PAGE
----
Screwy Fast-Talking Comedies
With Bringing Up Baby and His Girl Friday as treasured examples, screwball comedy flourished from the early 1930s to the early ‘40s—spanning the period when Hollywood’s censorship code was first fully implemented through American’s entry into World War II. Perhaps censorship helped launch the sequence of wacky films whose dialogue raced by at such velocity that the censors couldn’t believe their ears? And maybe with the U.S. fighting for survival, the dangerous zing of the screwball genre gave way to cautious humor.
A pair of lesser-known screwball comedies has just been released on DVD: Danger—Love at Work (1937) and The Great Profile (1940).
Directed by Otto Preminger, Danger ranks with the genre’s best. The plot concerns the efforts by a plucky attorney (played by Jack Haley) to convince a wealthy, eccentric family to sell a piece of property. Although the task seems simple enough, the family is daunting, led by a daft matriarch and including a forgetful father, a pair of spinster aunts, a Surrealist painter, a 10-year old prodigy and the inevitable zany love interest (Ann Sothern). Her fiancé (the perennially flustered Edward Everett Horton) is a pompous promoter spouting a line of by-the-bootstraps, self-improvement jargon. The climactic coupling of Haley and Sothern is obvious five minutes in, but getting there is a hilarious ride.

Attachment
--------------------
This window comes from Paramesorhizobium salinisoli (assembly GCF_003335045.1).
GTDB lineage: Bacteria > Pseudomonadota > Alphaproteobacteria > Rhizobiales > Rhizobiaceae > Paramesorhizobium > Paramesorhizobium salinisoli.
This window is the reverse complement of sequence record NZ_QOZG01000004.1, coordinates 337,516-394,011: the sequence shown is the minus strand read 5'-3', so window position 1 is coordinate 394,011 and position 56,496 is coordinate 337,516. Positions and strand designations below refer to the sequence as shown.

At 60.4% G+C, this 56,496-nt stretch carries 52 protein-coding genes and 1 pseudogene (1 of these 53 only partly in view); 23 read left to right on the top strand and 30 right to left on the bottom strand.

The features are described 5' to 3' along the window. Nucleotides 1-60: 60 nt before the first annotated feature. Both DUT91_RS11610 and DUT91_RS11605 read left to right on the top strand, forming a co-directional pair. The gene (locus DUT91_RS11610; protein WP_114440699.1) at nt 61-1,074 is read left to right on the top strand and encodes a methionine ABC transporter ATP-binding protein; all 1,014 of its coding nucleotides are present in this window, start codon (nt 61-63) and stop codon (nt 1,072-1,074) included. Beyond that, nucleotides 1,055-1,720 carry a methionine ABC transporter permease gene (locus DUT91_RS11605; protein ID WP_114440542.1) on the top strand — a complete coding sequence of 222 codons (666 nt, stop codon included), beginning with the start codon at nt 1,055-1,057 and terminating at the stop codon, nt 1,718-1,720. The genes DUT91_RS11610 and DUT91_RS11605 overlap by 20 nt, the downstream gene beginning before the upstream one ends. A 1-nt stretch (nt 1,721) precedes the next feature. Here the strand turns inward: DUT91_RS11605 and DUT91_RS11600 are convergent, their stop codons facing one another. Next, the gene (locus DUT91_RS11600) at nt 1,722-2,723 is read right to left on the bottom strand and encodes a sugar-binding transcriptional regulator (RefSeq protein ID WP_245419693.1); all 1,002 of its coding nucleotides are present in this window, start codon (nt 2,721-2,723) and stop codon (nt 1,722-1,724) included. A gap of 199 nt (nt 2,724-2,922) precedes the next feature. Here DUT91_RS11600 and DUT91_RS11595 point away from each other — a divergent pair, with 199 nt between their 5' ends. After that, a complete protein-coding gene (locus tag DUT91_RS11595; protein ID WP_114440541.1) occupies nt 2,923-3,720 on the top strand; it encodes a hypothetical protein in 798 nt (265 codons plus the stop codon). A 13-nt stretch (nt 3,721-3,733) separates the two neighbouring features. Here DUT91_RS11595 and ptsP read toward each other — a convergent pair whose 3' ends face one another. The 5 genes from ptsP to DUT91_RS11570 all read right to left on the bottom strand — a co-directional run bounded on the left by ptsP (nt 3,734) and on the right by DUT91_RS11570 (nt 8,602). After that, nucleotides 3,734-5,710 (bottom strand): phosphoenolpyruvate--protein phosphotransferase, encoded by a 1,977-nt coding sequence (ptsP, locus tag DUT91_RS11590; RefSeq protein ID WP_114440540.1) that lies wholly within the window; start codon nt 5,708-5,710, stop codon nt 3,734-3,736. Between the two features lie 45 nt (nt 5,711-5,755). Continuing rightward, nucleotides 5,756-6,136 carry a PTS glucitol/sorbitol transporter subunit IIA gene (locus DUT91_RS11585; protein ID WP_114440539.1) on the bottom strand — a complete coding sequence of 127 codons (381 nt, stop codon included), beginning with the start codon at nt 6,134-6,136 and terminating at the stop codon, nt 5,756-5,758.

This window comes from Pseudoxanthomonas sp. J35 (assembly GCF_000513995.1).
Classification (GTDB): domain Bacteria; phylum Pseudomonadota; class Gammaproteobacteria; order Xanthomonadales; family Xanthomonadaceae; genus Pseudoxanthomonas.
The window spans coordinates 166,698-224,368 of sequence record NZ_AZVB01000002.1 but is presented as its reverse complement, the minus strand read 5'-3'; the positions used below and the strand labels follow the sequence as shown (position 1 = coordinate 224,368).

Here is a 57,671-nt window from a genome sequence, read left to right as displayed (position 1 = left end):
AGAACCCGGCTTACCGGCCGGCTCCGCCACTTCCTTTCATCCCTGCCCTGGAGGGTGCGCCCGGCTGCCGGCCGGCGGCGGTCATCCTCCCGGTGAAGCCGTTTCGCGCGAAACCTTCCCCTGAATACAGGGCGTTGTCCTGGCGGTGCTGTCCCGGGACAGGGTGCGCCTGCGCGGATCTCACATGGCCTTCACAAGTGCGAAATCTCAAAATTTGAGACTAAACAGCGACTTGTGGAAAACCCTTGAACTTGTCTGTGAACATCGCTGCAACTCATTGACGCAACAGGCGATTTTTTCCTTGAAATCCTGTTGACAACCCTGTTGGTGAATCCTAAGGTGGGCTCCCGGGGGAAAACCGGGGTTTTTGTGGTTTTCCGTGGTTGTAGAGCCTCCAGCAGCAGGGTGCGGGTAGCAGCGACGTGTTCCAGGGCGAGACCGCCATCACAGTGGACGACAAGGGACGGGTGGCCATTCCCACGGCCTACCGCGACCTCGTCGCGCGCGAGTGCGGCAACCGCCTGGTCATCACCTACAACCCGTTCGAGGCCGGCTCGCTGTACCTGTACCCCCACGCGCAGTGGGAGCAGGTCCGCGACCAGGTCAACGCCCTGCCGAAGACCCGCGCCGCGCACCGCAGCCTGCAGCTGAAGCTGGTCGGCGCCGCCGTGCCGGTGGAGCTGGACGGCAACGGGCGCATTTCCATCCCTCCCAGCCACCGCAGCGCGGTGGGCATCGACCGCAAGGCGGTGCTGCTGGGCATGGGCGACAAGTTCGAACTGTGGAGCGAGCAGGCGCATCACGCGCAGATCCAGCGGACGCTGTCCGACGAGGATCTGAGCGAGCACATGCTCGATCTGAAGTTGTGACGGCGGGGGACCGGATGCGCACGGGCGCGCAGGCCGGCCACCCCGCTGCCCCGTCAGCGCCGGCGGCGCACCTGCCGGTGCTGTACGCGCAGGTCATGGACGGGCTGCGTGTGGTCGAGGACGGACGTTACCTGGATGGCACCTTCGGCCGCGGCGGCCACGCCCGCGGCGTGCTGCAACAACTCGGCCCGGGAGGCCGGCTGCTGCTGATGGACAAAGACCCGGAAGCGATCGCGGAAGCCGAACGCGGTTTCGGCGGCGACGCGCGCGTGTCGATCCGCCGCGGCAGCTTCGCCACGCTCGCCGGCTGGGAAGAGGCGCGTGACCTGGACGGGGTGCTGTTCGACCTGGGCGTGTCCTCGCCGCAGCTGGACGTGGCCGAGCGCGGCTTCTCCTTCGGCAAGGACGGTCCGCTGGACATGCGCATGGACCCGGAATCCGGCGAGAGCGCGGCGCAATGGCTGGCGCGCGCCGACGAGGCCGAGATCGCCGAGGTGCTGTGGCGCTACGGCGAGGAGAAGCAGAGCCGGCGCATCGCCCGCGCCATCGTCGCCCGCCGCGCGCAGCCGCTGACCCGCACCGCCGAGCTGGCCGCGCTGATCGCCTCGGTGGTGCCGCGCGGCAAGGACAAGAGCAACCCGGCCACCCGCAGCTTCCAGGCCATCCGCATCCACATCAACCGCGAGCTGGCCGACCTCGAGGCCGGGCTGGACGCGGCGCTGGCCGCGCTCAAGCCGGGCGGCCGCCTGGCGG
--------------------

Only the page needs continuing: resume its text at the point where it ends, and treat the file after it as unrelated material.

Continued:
The Great Profile is less successful, mostly for featuring only one madman and lacking the genre’s usual ensemble of lunacy. It stars John Barrymore, reprising his role in the hilarious Twentieth Century as a pretentious “thea-tuh” figure, while Anne Baxter plays a foretaste of her part as the naïve comer in the classic All About Eve. The daffy backstage shenanigans might also have inspired Mel Brooks, an idiosyncratic heir to the screwball heritage, to pen The Producers.